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The inverted cycle: Kabul and the strongmen's competition for control over Kandahar, 2001-2006

By Antonio Giustozzi and N Ullah

Abstract

Afghan tribes and local communities have been exposed to foreign patronage since at least the 19th century, but the scale of patronage relative to Afghanistan's internal economy increased dramatically after the late 1970s. Inevitably, this had a major impact on Afghanistan's own internal dynamics and on the mechanisms of political legitimisation. This article focuses on the province of Kandahar, which occupies a privileged space in Afghan politics and history, having given origin to almost all of the country's ruling elites. It deals with three groups of tribal strongmen, who tried to use tribally based patronage systems to stake a claim to local power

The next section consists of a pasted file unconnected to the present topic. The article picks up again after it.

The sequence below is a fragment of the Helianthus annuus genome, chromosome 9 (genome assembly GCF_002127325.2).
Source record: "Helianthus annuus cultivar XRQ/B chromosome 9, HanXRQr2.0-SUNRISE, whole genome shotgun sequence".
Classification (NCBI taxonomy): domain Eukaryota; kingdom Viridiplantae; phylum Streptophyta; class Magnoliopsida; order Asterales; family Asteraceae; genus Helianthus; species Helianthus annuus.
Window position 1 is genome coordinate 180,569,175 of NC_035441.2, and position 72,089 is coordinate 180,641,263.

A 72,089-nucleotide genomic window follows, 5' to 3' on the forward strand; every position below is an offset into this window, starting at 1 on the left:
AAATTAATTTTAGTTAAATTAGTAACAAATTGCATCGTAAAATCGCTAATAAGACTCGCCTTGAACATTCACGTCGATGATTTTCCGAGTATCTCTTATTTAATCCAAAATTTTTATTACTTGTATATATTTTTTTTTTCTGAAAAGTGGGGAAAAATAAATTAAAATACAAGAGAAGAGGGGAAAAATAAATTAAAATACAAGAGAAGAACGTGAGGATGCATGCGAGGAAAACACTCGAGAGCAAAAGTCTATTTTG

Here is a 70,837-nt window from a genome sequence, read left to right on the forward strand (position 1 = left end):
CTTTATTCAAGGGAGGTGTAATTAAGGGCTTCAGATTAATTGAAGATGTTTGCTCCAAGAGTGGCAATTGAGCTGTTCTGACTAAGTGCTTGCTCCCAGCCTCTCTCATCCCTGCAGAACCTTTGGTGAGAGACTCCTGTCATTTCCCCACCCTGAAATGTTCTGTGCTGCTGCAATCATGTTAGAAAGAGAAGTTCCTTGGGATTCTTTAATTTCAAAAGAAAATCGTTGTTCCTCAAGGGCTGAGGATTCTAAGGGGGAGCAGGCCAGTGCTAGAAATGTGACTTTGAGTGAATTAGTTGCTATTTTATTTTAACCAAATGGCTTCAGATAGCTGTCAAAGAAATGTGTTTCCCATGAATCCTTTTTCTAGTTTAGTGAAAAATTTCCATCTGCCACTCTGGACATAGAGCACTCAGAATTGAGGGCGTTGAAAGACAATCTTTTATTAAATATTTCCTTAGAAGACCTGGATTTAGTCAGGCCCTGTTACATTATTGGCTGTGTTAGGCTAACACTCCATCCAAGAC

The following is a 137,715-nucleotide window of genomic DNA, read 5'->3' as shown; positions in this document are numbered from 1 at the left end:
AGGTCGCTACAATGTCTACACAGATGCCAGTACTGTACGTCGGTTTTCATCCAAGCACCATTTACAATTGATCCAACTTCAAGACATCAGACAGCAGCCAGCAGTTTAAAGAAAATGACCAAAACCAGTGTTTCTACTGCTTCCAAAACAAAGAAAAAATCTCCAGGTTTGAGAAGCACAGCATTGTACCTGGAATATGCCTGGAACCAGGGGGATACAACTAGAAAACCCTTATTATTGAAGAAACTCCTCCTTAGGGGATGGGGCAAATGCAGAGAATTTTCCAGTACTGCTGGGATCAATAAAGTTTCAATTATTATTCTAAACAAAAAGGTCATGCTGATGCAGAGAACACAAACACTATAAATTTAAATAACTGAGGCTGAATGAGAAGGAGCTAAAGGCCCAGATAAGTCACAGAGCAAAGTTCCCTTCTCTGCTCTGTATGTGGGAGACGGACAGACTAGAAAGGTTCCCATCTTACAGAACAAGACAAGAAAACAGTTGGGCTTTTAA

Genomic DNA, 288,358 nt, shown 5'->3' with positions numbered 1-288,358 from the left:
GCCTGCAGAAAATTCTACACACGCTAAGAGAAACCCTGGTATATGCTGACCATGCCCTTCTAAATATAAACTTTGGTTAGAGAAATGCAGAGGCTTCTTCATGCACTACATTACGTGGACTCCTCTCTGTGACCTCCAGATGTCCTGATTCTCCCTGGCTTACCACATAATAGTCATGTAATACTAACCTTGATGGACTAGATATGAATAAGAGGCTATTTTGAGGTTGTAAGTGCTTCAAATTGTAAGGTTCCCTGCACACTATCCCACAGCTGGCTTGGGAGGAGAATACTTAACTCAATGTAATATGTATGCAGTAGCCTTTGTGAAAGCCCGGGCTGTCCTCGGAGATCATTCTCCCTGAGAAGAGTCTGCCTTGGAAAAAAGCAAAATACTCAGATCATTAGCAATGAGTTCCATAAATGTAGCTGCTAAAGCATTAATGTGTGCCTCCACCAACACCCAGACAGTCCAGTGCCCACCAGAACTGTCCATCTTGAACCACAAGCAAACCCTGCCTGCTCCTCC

Topics: DK Russia. Soviet Union. Former Soviet Republics
Publisher: Routledge
Year: 2007
DOI identifier: 10.1080/02634930701517375
OAI identifier: oai:eprints.lse.ac.uk:14715
Provided by: LSE Research Online
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